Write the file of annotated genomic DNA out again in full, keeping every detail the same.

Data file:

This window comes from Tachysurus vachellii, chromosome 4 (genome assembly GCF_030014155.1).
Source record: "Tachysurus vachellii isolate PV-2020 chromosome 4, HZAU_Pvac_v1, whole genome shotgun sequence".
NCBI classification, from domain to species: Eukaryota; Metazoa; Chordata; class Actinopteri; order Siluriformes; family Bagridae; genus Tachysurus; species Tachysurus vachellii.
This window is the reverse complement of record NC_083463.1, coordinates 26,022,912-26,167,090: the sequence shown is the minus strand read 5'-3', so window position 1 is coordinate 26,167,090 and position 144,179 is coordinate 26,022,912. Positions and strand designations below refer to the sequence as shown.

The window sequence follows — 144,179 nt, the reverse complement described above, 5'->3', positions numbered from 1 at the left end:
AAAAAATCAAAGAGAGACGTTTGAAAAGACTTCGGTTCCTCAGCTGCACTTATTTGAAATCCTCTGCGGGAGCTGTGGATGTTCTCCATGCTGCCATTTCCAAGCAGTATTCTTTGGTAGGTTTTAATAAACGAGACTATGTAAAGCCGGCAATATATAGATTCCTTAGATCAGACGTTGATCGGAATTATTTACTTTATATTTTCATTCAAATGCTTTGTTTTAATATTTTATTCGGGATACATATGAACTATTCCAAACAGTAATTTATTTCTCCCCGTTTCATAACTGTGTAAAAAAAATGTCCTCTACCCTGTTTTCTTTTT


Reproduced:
This window comes from Tachysurus vachellii, chromosome 4 (genome assembly GCF_030014155.1).
Source record: "Tachysurus vachellii isolate PV-2020 chromosome 4, HZAU_Pvac_v1, whole genome shotgun sequence".
NCBI classification, from domain to species: Eukaryota; Metazoa; Chordata; class Actinopteri; order Siluriformes; family Bagridae; genus Tachysurus; species Tachysurus vachellii.
This window is the reverse complement of record NC_083463.1, coordinates 26,022,912-26,167,090: the sequence shown is the minus strand read 5'-3', so window position 1 is coordinate 26,167,090 and position 144,179 is coordinate 26,022,912. Positions and strand designations below refer to the sequence as shown.

The window sequence follows — 144,179 nt, the reverse complement described above, 5'->3', positions numbered from 1 at the left end:
AAAAAATCAAAGAGAGACGTTTGAAAAGACTTCGGTTCCTCAGCTGCACTTATTTGAAATCCTCTGCGGGAGCTGTGGATGTTCTCCATGCTGCCATTTCCAAGCAGTATTCTTTGGTAGGTTTTAATAAACGAGACTATGTAAAGCCGGCAATATATAGATTCCTTAGATCAGACGTTGATCGGAATTATTTACTTTATATTTTCATTCAAATGCTTTGTTTTAATATTTTATTCGGGATACATATGAACTATTCCAAACAGTAATTTATTTCTCCCCGTTTCATAACTGTGTAAAAAAAATGTCCTCTACCCTGTTTTCTTTTT